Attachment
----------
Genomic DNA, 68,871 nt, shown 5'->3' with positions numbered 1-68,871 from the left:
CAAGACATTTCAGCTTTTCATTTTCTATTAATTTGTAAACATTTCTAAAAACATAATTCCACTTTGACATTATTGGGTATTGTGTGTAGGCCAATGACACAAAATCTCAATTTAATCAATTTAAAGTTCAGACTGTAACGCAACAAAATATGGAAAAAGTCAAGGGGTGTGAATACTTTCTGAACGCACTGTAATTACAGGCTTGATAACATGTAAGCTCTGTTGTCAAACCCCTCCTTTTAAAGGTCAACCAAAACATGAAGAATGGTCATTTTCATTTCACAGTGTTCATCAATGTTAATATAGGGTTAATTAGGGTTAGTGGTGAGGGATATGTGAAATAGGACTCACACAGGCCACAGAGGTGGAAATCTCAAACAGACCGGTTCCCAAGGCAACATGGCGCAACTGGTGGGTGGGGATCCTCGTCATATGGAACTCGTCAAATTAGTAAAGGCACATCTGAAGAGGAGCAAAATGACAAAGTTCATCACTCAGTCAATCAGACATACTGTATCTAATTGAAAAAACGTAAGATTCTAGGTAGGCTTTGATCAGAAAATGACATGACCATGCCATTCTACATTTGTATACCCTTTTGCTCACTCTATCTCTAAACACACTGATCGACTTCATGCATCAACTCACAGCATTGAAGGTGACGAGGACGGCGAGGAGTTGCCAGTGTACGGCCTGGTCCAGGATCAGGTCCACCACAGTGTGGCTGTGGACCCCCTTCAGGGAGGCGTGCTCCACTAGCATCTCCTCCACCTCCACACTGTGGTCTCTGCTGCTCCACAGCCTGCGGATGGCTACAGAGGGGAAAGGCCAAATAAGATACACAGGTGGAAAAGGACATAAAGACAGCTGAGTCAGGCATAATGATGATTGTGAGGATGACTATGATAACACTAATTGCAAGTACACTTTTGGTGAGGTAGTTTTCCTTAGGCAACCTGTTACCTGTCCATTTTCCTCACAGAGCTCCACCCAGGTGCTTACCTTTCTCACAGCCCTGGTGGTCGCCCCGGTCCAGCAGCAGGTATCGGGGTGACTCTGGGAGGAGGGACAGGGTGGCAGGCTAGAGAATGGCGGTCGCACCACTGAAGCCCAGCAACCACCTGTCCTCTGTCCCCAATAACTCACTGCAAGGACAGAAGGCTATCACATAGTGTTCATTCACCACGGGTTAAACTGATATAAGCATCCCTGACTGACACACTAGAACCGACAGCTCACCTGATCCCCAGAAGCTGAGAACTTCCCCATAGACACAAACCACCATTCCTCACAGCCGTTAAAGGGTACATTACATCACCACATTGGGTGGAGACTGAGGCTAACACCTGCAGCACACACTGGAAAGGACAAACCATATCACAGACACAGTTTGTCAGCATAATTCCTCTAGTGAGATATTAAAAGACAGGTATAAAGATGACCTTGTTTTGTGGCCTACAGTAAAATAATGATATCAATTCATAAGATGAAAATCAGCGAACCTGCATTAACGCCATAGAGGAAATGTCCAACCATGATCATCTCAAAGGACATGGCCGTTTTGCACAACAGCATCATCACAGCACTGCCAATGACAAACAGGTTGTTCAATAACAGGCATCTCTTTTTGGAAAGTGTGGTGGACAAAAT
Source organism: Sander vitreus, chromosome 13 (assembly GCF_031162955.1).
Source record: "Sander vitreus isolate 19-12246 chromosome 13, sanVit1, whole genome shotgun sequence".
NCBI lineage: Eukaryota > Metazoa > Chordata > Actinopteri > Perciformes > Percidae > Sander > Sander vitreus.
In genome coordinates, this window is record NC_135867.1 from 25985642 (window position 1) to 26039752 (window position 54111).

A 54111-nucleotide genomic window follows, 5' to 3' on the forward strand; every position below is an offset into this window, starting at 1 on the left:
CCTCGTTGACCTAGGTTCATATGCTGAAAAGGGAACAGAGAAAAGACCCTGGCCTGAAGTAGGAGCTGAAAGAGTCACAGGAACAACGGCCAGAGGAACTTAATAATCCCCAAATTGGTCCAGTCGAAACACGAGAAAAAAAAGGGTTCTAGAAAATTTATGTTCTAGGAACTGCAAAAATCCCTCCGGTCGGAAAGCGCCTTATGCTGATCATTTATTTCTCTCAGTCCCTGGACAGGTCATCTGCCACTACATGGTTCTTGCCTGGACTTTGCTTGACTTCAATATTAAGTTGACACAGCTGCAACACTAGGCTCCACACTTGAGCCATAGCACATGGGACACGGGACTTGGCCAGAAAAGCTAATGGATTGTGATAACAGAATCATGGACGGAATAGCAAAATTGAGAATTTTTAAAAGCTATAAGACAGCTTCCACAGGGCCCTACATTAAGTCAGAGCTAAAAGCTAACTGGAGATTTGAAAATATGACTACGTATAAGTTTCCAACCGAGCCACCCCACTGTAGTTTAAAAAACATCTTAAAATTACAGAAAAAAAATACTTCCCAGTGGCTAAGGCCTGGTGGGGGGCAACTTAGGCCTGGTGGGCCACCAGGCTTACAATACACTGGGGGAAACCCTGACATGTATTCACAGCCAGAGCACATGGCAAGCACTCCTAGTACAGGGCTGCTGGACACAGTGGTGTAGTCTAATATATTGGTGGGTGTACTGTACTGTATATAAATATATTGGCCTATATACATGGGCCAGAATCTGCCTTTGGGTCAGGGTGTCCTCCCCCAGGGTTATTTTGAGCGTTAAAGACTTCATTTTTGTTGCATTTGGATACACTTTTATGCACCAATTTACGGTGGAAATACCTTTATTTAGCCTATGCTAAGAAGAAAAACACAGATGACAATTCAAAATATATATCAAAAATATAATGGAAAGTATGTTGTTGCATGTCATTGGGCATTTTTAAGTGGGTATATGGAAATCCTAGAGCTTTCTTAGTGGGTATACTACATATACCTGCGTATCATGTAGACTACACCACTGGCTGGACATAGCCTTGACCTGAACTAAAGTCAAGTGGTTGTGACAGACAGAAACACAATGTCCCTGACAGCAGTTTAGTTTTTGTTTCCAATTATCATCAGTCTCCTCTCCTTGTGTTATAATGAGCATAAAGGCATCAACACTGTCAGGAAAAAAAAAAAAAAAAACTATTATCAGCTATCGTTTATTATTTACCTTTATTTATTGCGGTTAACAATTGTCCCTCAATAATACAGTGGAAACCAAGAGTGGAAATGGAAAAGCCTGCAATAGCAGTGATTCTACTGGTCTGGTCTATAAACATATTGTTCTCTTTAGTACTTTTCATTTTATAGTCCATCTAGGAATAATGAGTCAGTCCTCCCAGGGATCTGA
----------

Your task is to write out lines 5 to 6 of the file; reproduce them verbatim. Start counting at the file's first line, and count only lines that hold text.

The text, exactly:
NCBI lineage: Eukaryota > Metazoa > Chordata > Actinopteri > Perciformes > Percidae > Sander > Sander vitreus.
In genome coordinates, this window is record NC_135867.1 from 25985642 (window position 1) to 26039752 (window position 54111).